< Earlier Kibitzing · PAGE 6 OF 6 ·
|Feb-13-14|| ||Stonehenge: Beverwijk is not in the province of (North) Brabant.|
|Feb-13-14|| ||thomastonk: <Lacus Venetus: Lake Constance.> Lacus Venetus denotes only a part of Lake Constance, the so-called "Obersee" (upper lake).|
I also doubt that the translation of <Scaccus> is correct.
|Apr-26-14|| ||Rookiepawn: A nazi scum first, and a wacky prophet later, certainly not the best of mankind.|
I like some of his games though. Not brilliant imho, but with that "caffe-chess" flavor that makes them fancy.
Let's say Tal is Bruce Lee, then Diemer is some good alley gang fighter. Can't compare.
|Apr-29-14|| ||whiteshark: Exclamation marks! don't! make! always! sense!|
|Apr-29-14|| ||perfidious: <whiteshark> Why? not?|
|Apr-29-14|| ||whiteshark: Because!
(An homage to Diemer's well-balanced annotations)
|May-03-14|| ||juan31: The ideas in the field of chess of Master Diemer are uniques, maybe he was political incorrect but this site is. Chessgames.com, i want to see many of his critiics play the half of the briilance of Diemer.|
|Jan-04-15|| ||GoldenBird: Eww Blackmar Diemer gambit, after 1.d4 d5 2. e4 dxe4 3. Nc3 Nf6 4. f3 exf3 5. Nxf3, black has so many options to equalize, including c6 the O'kelly defense, Bg4, the Teichmann variation, and e6, the Euwe variation|
|Jan-08-15|| ||GoldenBird: And also, if you are asking, 'What about the Ryder Gambit'?. After 1.d4 d5 2. e4 dxe4 3. Nc3 Nf6 4. f3 exf4 5. Qxf3 c6 and the queen must move to f2 and white has nothing of an advantage.|
|Jan-23-15|| ||GoldenBird: In all of the games here, Diemer plays a question gambit (BDG), his opponent responds questionably. Diemer goes pew pew pew, sacrifices something, and wins.|
|Mar-08-15|| ||HeMateMe: Could this be the first chess player who was committed to the rubber room but was later released?|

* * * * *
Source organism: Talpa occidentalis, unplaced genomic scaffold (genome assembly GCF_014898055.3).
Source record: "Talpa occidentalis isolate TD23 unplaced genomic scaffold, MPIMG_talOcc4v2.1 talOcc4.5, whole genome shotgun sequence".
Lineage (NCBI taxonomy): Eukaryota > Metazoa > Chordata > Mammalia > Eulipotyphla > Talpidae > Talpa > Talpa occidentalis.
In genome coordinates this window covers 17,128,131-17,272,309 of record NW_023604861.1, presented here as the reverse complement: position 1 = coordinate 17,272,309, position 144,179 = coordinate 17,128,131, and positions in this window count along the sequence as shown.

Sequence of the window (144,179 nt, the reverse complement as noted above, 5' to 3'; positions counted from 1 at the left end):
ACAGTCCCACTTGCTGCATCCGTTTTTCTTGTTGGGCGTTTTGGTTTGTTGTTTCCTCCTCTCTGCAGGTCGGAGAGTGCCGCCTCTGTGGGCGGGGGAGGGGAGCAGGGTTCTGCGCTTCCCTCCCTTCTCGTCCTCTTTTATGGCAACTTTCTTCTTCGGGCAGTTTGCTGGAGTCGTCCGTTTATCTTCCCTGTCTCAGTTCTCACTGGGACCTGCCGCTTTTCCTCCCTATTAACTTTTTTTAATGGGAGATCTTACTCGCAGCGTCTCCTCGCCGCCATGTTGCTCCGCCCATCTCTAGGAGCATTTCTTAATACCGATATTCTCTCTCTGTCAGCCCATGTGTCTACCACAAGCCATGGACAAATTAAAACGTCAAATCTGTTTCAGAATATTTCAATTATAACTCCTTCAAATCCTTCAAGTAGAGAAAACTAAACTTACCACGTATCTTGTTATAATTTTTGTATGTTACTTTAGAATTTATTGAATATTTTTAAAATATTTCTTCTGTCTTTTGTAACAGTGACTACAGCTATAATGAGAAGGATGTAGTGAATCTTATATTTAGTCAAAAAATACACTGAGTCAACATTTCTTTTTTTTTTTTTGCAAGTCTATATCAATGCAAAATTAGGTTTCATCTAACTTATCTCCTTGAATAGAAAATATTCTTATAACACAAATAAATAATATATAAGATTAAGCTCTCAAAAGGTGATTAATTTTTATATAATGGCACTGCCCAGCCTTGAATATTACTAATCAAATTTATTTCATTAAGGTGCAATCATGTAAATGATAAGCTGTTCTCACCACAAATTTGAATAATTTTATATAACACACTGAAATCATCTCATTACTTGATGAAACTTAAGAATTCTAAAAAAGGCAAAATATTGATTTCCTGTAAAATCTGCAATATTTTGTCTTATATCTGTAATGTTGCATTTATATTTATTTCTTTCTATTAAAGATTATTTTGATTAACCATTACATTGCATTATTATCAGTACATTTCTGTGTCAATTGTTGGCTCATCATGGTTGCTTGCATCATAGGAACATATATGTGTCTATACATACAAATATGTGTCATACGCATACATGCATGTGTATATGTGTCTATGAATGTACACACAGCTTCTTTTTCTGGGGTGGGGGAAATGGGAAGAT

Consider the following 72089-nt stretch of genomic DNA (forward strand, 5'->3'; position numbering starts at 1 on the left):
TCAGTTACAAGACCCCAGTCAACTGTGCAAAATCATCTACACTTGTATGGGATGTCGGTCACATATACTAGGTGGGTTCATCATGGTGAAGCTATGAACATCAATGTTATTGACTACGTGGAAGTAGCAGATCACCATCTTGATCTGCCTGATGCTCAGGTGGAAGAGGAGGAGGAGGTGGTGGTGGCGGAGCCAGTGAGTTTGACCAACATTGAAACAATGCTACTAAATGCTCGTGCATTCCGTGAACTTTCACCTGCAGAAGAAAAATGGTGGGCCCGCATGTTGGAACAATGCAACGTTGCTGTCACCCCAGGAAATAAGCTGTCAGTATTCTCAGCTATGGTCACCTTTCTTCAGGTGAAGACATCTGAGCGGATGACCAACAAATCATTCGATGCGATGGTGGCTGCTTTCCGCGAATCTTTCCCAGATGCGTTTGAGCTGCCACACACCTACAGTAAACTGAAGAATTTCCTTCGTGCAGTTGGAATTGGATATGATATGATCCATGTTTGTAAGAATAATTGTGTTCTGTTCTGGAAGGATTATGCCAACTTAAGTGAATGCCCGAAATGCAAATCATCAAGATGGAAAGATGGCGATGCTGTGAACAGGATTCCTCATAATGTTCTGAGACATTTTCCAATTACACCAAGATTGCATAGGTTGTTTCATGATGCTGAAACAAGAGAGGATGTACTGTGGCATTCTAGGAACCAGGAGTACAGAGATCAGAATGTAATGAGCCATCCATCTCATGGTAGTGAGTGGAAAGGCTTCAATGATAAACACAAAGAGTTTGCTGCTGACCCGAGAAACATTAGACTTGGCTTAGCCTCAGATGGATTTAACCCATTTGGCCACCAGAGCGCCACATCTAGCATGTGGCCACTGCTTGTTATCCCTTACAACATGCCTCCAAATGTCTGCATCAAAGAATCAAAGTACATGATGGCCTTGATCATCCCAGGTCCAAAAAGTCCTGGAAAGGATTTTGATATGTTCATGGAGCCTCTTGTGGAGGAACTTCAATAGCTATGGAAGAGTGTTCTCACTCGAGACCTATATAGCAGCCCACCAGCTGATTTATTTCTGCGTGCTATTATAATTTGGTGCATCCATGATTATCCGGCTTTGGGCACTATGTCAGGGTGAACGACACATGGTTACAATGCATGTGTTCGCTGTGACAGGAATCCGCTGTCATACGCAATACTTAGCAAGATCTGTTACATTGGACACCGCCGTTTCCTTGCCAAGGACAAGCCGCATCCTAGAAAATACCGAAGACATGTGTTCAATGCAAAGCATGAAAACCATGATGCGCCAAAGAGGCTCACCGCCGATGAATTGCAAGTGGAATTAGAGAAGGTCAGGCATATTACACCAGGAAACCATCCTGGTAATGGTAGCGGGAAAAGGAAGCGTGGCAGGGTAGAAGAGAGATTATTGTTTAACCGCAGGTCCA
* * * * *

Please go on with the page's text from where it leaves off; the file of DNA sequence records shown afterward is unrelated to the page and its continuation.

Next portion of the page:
"Alas, he was unable to repeat these successes. Diemer became less interested in chess, and increasingly obsessed by Nostradamus, the famous 16th century French clairvoyant. He believed that he had cracked the great seer's secret code, and during a period of 25 years he is said to have mailed over 10,000 letters on this subject.
In 1965 Diemer was committed to a psychiatric clinic. The doctors considered that chess was too much of a strain for his nerves, and forbade him to play the game. In six years this order was rescinded, and Diemer, while no longer in form, nonetheless took great enjoyment in his return. In 1976 he won the Senior Master tournament at the Baden Chess Congress."
Just think how many emails he could have sent, had he been born later!
|Sep-26-15|| ||Esauwept: I don't think Nazi players belong in the database. Am deeply offended!! And amazed at your bad taste and political naiveté.|
|Oct-02-15|| ||keypusher: <Esauwept: I don't think Nazi players belong in the database. Am deeply offended!! And amazed at your bad taste and political naiveté.>|
Better get rid of Alekhine's and Fischer's games too, eh, esauwept? That will certainly make the site more respectable.
|Oct-02-15|| ||Olavi: The bio is very uncomplete, in matters chess. He had a great follower in Heinz Gerhart Gunderam whose various publications, alas, I am not able to point you to at the moment. The Vienna master Müller and Gunderam had some heated discussions about these openings in the pages of Schach-Echo, and the old Sâmisch put in his word also. About Diemer, J.H.Donner wrote some, included in The King.|
|Apr-18-16|| ||WorstPlayerEver: Emil Joseph (Josef) Diemer (15 May 1908 in Radolfzell – 10 October 1990 in Fussbach/Gengenbach) was a German chess master. -wiki|
Anyway, he has a lovely profile pic.
|May-16-16|| ||dernier loup de T: Esauwept, believe me when I say to you that I hate both Nazis and antisemitism; I despite Diemer as man, but he played some good ans unique chess even he was not a genius; and in my opinion, the politic should not interfere withe chess appreciation...
Or we would have to reject too Fischer, Alekine and why not Kortchnoď from an psychiatric or anticommunist point of view, and Karpov for the opposite one;
just look where would lead the ultimate results of your logic, please, Esauwept...|
|May-24-16|| ||Castleinthesky: I can smell him just by looking at his picture. Let's open a window and vent out the room.|